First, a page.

The cooperative disabled may be able to aide significantly in their own preparations and survival actions depending on the extent of their problems. You must discuss these issues with them now. Build up supplies of everything they need (as above) at their location and show them what to do. Give special attention to oxygen and critical medications they need. Have a plan to take them to safety or to your safe location ahead of an event. If possible make arrangements with neighbors for their care until you can get to them.
Bugging Out With Limited Mobility: Elderly or Disabled
It’s fairly easy to find advice for bugging out with ‘people in good health,’ but what if you, or someone you love, are not in reasonable health? How can you ensure all your family members – not just the healthy ones – are prepared to bug out?
This concern was recently raised by Kimberly, a reader of this site, who emailed me asking how she and her husband could adapt their bug out plan as they age to ensure their deteriorating health doesn’t limit their evacuation options.
Kimberly’s already on the right track – considering potential problems before they happen is fundamental to preparedness. The best tools for survival challenges are knowledge and proper planning. Thinking about plausible future scenarios and how they could potentially impact her bug out plan puts Kimberly ahead of the game.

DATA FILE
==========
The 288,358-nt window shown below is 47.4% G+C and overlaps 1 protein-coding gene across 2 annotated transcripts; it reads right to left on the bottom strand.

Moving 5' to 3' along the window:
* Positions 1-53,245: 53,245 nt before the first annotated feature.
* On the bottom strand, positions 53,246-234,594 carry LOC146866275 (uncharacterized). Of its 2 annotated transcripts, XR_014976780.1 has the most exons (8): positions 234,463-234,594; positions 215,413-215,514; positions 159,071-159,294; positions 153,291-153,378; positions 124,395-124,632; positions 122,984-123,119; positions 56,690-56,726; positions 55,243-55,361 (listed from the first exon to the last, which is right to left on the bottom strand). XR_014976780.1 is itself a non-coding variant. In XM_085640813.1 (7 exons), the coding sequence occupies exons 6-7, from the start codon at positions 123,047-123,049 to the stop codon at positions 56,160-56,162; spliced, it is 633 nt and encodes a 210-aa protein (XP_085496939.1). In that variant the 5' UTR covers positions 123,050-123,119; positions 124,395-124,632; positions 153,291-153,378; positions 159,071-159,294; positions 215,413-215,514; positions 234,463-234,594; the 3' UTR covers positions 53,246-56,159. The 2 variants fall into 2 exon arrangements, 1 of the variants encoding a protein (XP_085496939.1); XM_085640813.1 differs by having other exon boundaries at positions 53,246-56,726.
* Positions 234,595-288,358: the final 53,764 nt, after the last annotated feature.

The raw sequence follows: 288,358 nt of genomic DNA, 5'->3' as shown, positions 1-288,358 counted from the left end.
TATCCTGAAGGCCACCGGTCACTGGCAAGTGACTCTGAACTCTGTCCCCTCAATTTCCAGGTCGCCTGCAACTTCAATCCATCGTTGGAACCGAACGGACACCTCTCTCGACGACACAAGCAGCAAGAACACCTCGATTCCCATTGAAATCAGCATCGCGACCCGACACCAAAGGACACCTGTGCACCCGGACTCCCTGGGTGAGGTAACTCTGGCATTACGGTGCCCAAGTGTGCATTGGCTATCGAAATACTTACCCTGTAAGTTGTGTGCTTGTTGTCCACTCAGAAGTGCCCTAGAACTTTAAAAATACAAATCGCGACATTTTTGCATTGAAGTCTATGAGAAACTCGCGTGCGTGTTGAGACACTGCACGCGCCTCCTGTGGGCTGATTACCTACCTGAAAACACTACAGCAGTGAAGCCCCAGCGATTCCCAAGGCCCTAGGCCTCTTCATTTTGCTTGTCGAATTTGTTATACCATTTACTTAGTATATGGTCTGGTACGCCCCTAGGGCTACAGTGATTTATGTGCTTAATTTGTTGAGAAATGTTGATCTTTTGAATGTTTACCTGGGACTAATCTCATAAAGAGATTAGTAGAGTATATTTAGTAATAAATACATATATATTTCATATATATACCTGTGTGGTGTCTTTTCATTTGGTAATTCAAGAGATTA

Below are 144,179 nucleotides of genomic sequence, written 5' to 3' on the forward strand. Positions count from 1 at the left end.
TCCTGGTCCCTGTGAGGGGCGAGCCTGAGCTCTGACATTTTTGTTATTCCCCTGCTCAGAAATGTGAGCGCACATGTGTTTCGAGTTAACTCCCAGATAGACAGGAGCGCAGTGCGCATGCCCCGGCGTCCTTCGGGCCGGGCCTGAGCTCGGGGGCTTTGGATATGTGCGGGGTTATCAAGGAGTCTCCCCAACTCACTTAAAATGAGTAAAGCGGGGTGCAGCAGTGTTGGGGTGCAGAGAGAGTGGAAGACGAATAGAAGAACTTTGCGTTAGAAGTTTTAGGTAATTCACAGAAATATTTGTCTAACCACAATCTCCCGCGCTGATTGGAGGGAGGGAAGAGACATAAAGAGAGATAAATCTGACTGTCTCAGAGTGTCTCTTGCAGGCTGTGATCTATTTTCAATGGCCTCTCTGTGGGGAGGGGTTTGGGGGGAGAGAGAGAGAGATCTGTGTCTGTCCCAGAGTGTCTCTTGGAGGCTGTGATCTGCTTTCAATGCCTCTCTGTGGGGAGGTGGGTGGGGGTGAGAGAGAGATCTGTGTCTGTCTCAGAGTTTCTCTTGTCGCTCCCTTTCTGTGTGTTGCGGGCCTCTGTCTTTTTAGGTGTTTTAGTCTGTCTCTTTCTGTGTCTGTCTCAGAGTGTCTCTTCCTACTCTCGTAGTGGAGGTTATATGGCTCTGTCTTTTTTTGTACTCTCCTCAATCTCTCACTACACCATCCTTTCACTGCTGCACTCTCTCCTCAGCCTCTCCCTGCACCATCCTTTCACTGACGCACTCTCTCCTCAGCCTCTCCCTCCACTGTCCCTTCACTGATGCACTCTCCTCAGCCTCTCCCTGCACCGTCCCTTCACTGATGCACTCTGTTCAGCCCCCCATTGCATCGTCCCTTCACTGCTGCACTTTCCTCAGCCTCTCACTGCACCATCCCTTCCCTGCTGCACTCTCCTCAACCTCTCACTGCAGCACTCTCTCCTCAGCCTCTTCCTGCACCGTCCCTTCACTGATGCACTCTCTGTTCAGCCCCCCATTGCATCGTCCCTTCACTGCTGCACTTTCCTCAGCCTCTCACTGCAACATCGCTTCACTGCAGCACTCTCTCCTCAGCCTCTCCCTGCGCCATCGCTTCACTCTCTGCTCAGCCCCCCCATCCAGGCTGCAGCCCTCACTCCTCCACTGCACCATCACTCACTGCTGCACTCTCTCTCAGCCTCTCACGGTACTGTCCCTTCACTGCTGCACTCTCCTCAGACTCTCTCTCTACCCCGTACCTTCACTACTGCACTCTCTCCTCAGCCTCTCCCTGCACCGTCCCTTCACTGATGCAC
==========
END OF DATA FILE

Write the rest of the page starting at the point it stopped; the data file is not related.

Let’s take her the rest of the way by examining ways we can modify our bug out a plan to accommodate someone with limited mobility, whether they are elderly or disabled.
Keep in mind that this post can apply to any less-abled person in your crew, not strictly people with age-related mobility issues. The following suggestions can be used to accommodate a disaster plan for an elderly relative, an injured or sick person, an infant, or an otherwise disabled person.
Bugging Out With Limited Mobility Family Members
The first step is to realistically evaluate their ability to move over long distances.
Make sure you’re aware of exactly how much movement they’re capable of – can they walk for a full day, half a day, two hours, or less? Some people, specifically infants and people in wheelchairs, will need your help to be mobile, while others could improve their speed with the help of aids such as walking sticks.
If current limitations could be overcome through improved fitness or lifestyle changes (e.g. better eating, quitting smoking), encourage your family member to start making those changes now.
Based on the results of your assessment, the next step is to choose the best option for your situation:
1. For people with highly limited or no mobility: Shelter in place (bug in instead of bugging out)
Your first consideration will be where to shelter – will you stay in the person’s home or move them to another location?
Wherever you choose, make sure you consider the following:
- If you will be assisting them, consider using their home as your bug out location
- Write a list of all the items you will need in case of emergency (e.g. food, dry goods, tools, water) and make sure there are adequate stockpiles at your shelter location
- Thoroughly assess the location of possible threats – is it in a floodplain, tornado corridor, or earthquake fault zone? Understanding the type of emergency situations you could potentially be facing will help you better prepare.
- If you don’t live with the person or may be out of the house when disaster strikes, consider what obstacles may interfere with your ability to reach the shelter – are there roads between you and them that may be blocked, impassible, or clogged with traffic?
- Ensure the location can accommodate everyone in your bug out the team with sleeping areas and sufficient stores of food, water, and hygiene items.
2. For people with a medium level of mobility: Shelter in place or limit your bug out